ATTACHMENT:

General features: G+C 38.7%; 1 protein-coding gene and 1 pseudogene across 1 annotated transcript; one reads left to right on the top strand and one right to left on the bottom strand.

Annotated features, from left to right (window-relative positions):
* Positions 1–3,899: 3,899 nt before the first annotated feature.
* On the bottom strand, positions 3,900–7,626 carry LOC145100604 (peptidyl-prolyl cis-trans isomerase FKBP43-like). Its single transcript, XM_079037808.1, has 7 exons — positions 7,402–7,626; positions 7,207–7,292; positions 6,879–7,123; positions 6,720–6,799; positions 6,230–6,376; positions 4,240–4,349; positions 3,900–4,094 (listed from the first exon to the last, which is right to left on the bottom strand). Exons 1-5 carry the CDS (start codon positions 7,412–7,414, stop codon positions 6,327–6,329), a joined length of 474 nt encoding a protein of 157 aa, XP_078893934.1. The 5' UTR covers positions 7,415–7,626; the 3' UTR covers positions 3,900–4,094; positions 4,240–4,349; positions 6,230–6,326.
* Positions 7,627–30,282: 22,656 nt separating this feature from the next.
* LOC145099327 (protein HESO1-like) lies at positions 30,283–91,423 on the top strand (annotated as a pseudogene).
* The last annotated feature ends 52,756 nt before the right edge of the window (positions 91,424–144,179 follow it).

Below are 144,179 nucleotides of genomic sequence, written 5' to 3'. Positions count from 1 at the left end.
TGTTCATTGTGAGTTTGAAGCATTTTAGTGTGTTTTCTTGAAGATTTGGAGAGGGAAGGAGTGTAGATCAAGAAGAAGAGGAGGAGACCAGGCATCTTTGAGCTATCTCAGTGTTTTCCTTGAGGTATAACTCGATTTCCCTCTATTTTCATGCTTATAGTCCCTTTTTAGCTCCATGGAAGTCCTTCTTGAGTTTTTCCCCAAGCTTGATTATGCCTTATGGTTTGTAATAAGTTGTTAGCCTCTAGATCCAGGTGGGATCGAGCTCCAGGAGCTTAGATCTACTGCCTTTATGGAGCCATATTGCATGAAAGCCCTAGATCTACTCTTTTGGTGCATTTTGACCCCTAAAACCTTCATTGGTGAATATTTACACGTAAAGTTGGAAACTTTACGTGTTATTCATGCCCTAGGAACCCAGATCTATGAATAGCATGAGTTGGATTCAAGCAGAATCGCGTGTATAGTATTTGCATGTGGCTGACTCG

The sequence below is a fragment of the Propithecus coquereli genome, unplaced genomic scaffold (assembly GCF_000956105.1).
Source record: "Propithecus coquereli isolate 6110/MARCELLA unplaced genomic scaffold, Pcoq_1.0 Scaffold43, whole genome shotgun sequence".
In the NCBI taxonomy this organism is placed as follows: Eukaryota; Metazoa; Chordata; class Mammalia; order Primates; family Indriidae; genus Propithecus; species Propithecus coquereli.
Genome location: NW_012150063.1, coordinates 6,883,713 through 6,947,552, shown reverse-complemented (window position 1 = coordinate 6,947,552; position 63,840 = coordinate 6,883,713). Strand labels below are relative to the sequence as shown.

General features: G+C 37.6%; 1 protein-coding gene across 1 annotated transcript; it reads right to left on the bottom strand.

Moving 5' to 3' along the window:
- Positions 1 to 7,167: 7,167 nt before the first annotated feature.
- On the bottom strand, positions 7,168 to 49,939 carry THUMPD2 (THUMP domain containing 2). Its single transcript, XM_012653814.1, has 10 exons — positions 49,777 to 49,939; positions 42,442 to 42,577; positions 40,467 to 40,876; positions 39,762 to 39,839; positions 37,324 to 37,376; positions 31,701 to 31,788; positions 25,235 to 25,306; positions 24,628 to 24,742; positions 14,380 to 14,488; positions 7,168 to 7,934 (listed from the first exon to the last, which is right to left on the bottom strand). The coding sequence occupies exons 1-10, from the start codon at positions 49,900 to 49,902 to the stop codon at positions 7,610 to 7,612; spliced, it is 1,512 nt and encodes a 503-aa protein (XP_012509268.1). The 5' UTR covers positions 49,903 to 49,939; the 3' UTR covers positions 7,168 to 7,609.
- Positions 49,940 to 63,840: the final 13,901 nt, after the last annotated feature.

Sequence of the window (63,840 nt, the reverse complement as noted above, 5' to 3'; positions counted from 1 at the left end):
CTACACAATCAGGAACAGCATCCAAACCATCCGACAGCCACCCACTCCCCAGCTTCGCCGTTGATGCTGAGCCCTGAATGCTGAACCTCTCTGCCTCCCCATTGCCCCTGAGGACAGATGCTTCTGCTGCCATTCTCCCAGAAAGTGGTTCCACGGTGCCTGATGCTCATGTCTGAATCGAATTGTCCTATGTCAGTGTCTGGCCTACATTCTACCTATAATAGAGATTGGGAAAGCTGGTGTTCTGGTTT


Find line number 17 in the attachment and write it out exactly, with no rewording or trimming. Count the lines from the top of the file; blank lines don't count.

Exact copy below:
- On the bottom strand, positions 7,168 to 49,939 carry THUMPD2 (THUMP domain containing 2). Its single transcript, XM_012653814.1, has 10 exons — positions 49,777 to 49,939; positions 42,442 to 42,577; positions 40,467 to 40,876; positions 39,762 to 39,839; positions 37,324 to 37,376; positions 31,701 to 31,788; positions 25,235 to 25,306; positions 24,628 to 24,742; positions 14,380 to 14,488; positions 7,168 to 7,934 (listed from the first exon to the last, which is right to left on the bottom strand). The coding sequence occupies exons 1-10, from the start codon at positions 49,900 to 49,902 to the stop codon at positions 7,610 to 7,612; spliced, it is 1,512 nt and encodes a 503-aa protein (XP_012509268.1). The 5' UTR covers positions 49,903 to 49,939; the 3' UTR covers positions 7,168 to 7,609.